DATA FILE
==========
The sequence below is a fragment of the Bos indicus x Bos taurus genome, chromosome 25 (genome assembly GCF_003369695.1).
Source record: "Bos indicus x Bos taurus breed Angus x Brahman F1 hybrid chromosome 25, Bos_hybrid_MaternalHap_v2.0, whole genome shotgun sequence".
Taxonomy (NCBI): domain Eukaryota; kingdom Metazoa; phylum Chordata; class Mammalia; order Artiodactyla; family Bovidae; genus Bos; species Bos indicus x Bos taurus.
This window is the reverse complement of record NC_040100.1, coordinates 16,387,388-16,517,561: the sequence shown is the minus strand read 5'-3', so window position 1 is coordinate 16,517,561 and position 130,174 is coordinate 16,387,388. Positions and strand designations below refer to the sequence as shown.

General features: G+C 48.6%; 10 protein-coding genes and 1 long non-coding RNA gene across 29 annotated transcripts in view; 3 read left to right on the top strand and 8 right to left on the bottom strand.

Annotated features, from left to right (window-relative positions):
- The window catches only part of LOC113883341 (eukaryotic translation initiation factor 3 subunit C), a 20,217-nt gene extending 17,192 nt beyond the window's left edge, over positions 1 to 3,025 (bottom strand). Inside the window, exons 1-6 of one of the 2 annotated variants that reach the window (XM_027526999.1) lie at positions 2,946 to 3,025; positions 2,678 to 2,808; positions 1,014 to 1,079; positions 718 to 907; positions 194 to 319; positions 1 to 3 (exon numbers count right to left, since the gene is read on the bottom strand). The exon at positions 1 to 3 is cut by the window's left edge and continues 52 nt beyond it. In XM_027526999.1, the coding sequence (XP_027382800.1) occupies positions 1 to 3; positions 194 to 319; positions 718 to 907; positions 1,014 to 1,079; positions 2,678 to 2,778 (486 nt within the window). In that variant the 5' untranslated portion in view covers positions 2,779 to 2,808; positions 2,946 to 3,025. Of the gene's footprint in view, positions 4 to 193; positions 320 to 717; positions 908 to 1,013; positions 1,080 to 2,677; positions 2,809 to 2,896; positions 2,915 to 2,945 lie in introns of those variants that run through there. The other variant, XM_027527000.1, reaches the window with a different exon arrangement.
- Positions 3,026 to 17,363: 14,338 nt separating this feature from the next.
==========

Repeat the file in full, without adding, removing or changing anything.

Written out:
The sequence below is a fragment of the Bos indicus x Bos taurus genome, chromosome 25 (genome assembly GCF_003369695.1).
Source record: "Bos indicus x Bos taurus breed Angus x Brahman F1 hybrid chromosome 25, Bos_hybrid_MaternalHap_v2.0, whole genome shotgun sequence".
Taxonomy (NCBI): domain Eukaryota; kingdom Metazoa; phylum Chordata; class Mammalia; order Artiodactyla; family Bovidae; genus Bos; species Bos indicus x Bos taurus.
This window is the reverse complement of record NC_040100.1, coordinates 16,387,388-16,517,561: the sequence shown is the minus strand read 5'-3', so window position 1 is coordinate 16,517,561 and position 130,174 is coordinate 16,387,388. Positions and strand designations below refer to the sequence as shown.

General features: G+C 48.6%; 10 protein-coding genes and 1 long non-coding RNA gene across 29 annotated transcripts in view; 3 read left to right on the top strand and 8 right to left on the bottom strand.

Annotated features, from left to right (window-relative positions):
- The window catches only part of LOC113883341 (eukaryotic translation initiation factor 3 subunit C), a 20,217-nt gene extending 17,192 nt beyond the window's left edge, over positions 1 to 3,025 (bottom strand). Inside the window, exons 1-6 of one of the 2 annotated variants that reach the window (XM_027526999.1) lie at positions 2,946 to 3,025; positions 2,678 to 2,808; positions 1,014 to 1,079; positions 718 to 907; positions 194 to 319; positions 1 to 3 (exon numbers count right to left, since the gene is read on the bottom strand). The exon at positions 1 to 3 is cut by the window's left edge and continues 52 nt beyond it. In XM_027526999.1, the coding sequence (XP_027382800.1) occupies positions 1 to 3; positions 194 to 319; positions 718 to 907; positions 1,014 to 1,079; positions 2,678 to 2,778 (486 nt within the window). In that variant the 5' untranslated portion in view covers positions 2,779 to 2,808; positions 2,946 to 3,025. Of the gene's footprint in view, positions 4 to 193; positions 320 to 717; positions 908 to 1,013; positions 1,080 to 2,677; positions 2,809 to 2,896; positions 2,915 to 2,945 lie in introns of those variants that run through there. The other variant, XM_027527000.1, reaches the window with a different exon arrangement.
- Positions 3,026 to 17,363: 14,338 nt separating this feature from the next.